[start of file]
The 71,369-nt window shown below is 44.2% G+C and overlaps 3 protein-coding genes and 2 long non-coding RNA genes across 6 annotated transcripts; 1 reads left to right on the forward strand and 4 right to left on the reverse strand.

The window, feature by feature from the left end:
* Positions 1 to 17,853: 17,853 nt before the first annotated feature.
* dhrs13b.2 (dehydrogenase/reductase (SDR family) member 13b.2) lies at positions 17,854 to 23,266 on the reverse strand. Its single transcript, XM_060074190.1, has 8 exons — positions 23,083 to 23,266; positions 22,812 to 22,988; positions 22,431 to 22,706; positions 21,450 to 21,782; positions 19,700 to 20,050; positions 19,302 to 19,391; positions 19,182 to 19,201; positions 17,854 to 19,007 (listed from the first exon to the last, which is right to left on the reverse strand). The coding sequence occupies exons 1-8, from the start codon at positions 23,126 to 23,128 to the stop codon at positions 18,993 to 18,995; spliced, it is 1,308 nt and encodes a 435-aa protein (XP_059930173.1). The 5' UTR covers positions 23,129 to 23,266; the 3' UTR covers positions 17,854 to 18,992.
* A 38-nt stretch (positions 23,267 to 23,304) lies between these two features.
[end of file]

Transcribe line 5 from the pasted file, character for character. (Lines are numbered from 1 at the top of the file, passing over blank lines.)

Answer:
* A 38-nt stretch (positions 23,267 to 23,304) lies between these two features.